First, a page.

Volume one documents the Perfect Music explorations of the 25th Century Ensemble in the Santa Cruz Mountains in the spring of 1964; as well as the openings of a number of institutions: the Hip Pocket bookstore in fall of 1964; UCSC in 1965; the original Catalyst in Santa Cruz and the Barn in Scotts Valley in 1966. It also documents Ralph Abraham’s move from Princeton University to teach math at UCSC in 1968.

Hip Santa Cruz 2 examines the “early” (1960-1967), “peak” (1968) and “late” (1970s) periods of the development of local hip culture and institutions. Volume three begins with a timeline chronology of events starting in the 1930s, and is split into separate sections, with Part 1 documenting the Women’s Movement, Part 2 Theater, Part 3 Music, Part 4 UCSC, and Part 5 the San Lorenzo Valley.

Volumes four and five continue with oral histories of more local notables.

A section break, for decorative purposes

Santa Cruz: a Magnet for Creatives

Santa Cruz is the second smallest county in California by geographic area. And yet, as a longtime local who arrived in the early eighties, it’s always felt like the place punches above its weight in terms of creative output. Indeed, that is reflected in various ways, such as the remarkable number of patents produced here.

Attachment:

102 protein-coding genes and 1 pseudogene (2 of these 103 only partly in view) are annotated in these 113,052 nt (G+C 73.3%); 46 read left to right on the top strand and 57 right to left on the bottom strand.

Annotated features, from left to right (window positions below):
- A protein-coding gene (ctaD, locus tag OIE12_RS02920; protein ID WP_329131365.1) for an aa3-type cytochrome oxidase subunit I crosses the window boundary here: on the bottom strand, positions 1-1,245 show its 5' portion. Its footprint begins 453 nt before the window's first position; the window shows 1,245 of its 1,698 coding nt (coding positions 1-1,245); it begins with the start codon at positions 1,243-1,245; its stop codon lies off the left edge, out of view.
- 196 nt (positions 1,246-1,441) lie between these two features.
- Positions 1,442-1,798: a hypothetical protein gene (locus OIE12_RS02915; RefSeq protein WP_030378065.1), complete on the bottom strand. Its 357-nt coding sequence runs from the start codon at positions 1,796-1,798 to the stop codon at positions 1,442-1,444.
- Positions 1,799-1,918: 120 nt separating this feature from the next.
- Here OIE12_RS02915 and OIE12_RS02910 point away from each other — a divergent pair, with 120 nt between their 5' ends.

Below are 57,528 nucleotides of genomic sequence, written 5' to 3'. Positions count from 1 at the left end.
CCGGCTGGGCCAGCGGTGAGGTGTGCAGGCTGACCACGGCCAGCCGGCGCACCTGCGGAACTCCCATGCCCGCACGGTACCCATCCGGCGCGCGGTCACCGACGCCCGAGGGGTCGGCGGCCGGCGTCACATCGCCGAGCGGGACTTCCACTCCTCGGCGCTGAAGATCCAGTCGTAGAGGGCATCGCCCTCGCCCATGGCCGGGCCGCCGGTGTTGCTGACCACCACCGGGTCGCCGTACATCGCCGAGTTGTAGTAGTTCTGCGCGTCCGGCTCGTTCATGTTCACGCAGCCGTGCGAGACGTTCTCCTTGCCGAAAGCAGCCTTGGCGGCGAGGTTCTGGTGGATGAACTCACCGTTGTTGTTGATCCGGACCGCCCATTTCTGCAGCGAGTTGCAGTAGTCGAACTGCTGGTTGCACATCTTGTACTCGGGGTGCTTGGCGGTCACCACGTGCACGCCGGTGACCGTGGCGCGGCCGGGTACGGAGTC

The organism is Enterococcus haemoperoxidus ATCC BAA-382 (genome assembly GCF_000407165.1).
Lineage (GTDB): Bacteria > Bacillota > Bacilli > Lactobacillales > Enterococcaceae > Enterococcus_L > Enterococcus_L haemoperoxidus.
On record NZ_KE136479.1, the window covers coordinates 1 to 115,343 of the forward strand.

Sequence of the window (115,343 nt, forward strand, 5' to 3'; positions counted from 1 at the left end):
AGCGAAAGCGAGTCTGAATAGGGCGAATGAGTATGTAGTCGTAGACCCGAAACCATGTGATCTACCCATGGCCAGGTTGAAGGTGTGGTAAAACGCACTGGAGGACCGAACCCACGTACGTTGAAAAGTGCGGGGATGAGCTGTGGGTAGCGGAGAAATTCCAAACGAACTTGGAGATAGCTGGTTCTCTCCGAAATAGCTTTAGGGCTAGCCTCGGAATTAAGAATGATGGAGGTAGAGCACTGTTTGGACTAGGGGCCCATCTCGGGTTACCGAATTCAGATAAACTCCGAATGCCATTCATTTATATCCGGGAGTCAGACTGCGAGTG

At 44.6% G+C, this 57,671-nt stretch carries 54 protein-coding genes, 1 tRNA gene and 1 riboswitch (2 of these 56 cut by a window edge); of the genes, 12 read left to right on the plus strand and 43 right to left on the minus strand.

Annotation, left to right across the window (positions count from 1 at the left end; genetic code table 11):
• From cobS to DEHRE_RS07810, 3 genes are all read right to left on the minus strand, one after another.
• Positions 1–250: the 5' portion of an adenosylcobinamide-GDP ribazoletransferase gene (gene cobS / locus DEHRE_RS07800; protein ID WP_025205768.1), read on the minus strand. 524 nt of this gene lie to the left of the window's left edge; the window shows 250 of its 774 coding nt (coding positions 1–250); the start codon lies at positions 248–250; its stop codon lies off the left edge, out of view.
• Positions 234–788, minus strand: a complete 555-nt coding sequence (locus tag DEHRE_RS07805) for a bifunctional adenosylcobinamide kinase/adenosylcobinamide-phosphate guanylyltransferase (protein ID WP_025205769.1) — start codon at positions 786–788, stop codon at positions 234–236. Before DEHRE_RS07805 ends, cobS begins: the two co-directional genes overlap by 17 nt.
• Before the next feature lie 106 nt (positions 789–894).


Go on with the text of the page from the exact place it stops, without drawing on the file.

The history presented in the Hip Santa Cruz series seems to support the notion that our county is special in ways that transcend the climate and natural beauty, and it has been special for a long time. The area is a magnet for agents of change. As documented in Hip Santa Cruz, among them are some true heroes. 

Kate Boland, Raven Lang and the women of the Alba Road Birthing Center in Ben Lomond, along with Celeste Phillips, who led the Cabrillo nursing program, were nationally recognized leaders of the home-birthing movement.  

Before their years-long advocacy for humane birth practices, births took place in hospital delivery rooms, fathers were escorted to the waiting room and the woman was alone, attended by often impatient, mostly male physicians, with the just born baby taken off to the hospital nursery where it stayed, often for days, before being reunited with their mother and father and sent home.